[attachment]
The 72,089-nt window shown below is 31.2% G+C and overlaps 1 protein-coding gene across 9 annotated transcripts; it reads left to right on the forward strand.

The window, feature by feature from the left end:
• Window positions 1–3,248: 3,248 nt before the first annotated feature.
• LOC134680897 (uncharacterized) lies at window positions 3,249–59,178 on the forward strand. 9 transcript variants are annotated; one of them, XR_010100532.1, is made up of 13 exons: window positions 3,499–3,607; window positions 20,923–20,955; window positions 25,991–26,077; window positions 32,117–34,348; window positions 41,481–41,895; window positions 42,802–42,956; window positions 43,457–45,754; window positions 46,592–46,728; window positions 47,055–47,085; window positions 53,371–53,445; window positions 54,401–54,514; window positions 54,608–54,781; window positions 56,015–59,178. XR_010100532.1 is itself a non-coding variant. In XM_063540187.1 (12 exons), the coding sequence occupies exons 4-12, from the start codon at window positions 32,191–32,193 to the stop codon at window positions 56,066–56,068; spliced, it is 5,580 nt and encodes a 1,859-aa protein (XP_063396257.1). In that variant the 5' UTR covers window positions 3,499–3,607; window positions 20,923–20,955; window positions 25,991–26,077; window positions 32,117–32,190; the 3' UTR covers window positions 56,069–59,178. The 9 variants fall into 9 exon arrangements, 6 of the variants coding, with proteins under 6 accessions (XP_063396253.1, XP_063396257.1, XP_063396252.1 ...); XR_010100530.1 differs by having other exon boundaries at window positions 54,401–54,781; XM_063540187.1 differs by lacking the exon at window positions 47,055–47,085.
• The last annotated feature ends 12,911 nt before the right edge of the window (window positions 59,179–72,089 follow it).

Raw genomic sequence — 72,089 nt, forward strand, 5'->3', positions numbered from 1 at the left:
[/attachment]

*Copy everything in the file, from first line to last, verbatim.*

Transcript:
The 72,089-nt window shown below is 31.2% G+C and overlaps 1 protein-coding gene across 9 annotated transcripts; it reads left to right on the forward strand.

The window, feature by feature from the left end:
• Window positions 1–3,248: 3,248 nt before the first annotated feature.
• LOC134680897 (uncharacterized) lies at window positions 3,249–59,178 on the forward strand. 9 transcript variants are annotated; one of them, XR_010100532.1, is made up of 13 exons: window positions 3,499–3,607; window positions 20,923–20,955; window positions 25,991–26,077; window positions 32,117–34,348; window positions 41,481–41,895; window positions 42,802–42,956; window positions 43,457–45,754; window positions 46,592–46,728; window positions 47,055–47,085; window positions 53,371–53,445; window positions 54,401–54,514; window positions 54,608–54,781; window positions 56,015–59,178. XR_010100532.1 is itself a non-coding variant. In XM_063540187.1 (12 exons), the coding sequence occupies exons 4-12, from the start codon at window positions 32,191–32,193 to the stop codon at window positions 56,066–56,068; spliced, it is 5,580 nt and encodes a 1,859-aa protein (XP_063396257.1). In that variant the 5' UTR covers window positions 3,499–3,607; window positions 20,923–20,955; window positions 25,991–26,077; window positions 32,117–32,190; the 3' UTR covers window positions 56,069–59,178. The 9 variants fall into 9 exon arrangements, 6 of the variants coding, with proteins under 6 accessions (XP_063396253.1, XP_063396257.1, XP_063396252.1 ...); XR_010100530.1 differs by having other exon boundaries at window positions 54,401–54,781; XM_063540187.1 differs by lacking the exon at window positions 47,055–47,085.
• The last annotated feature ends 12,911 nt before the right edge of the window (window positions 59,179–72,089 follow it).

Raw genomic sequence — 72,089 nt, forward strand, 5'->3', positions numbered from 1 at the left: